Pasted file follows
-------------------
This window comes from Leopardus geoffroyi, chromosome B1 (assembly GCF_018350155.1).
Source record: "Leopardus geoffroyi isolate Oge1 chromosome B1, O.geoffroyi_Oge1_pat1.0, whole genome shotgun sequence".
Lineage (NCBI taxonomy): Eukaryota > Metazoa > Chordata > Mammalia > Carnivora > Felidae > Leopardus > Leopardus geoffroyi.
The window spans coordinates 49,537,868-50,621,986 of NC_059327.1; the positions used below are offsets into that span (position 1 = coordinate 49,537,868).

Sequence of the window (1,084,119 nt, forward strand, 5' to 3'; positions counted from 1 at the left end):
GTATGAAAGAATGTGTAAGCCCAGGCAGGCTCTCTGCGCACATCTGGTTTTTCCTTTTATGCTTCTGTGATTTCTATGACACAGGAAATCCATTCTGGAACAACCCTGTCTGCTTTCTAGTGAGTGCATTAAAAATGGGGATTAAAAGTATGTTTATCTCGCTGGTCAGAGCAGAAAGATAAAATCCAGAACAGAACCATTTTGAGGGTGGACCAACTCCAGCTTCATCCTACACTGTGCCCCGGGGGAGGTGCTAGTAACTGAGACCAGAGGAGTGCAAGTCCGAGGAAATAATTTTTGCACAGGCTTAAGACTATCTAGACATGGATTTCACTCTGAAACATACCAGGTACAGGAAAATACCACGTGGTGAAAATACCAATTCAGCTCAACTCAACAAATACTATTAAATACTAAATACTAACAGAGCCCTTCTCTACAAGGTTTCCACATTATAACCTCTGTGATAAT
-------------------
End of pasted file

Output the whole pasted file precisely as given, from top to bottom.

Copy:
This window comes from Leopardus geoffroyi, chromosome B1 (assembly GCF_018350155.1).
Source record: "Leopardus geoffroyi isolate Oge1 chromosome B1, O.geoffroyi_Oge1_pat1.0, whole genome shotgun sequence".
Lineage (NCBI taxonomy): Eukaryota > Metazoa > Chordata > Mammalia > Carnivora > Felidae > Leopardus > Leopardus geoffroyi.
The window spans coordinates 49,537,868-50,621,986 of NC_059327.1; the positions used below are offsets into that span (position 1 = coordinate 49,537,868).

Sequence of the window (1,084,119 nt, forward strand, 5' to 3'; positions counted from 1 at the left end):
GTATGAAAGAATGTGTAAGCCCAGGCAGGCTCTCTGCGCACATCTGGTTTTTCCTTTTATGCTTCTGTGATTTCTATGACACAGGAAATCCATTCTGGAACAACCCTGTCTGCTTTCTAGTGAGTGCATTAAAAATGGGGATTAAAAGTATGTTTATCTCGCTGGTCAGAGCAGAAAGATAAAATCCAGAACAGAACCATTTTGAGGGTGGACCAACTCCAGCTTCATCCTACACTGTGCCCCGGGGGAGGTGCTAGTAACTGAGACCAGAGGAGTGCAAGTCCGAGGAAATAATTTTTGCACAGGCTTAAGACTATCTAGACATGGATTTCACTCTGAAACATACCAGGTACAGGAAAATACCACGTGGTGAAAATACCAATTCAGCTCAACTCAACAAATACTATTAAATACTAAATACTAACAGAGCCCTTCTCTACAAGGTTTCCACATTATAACCTCTGTGATAAT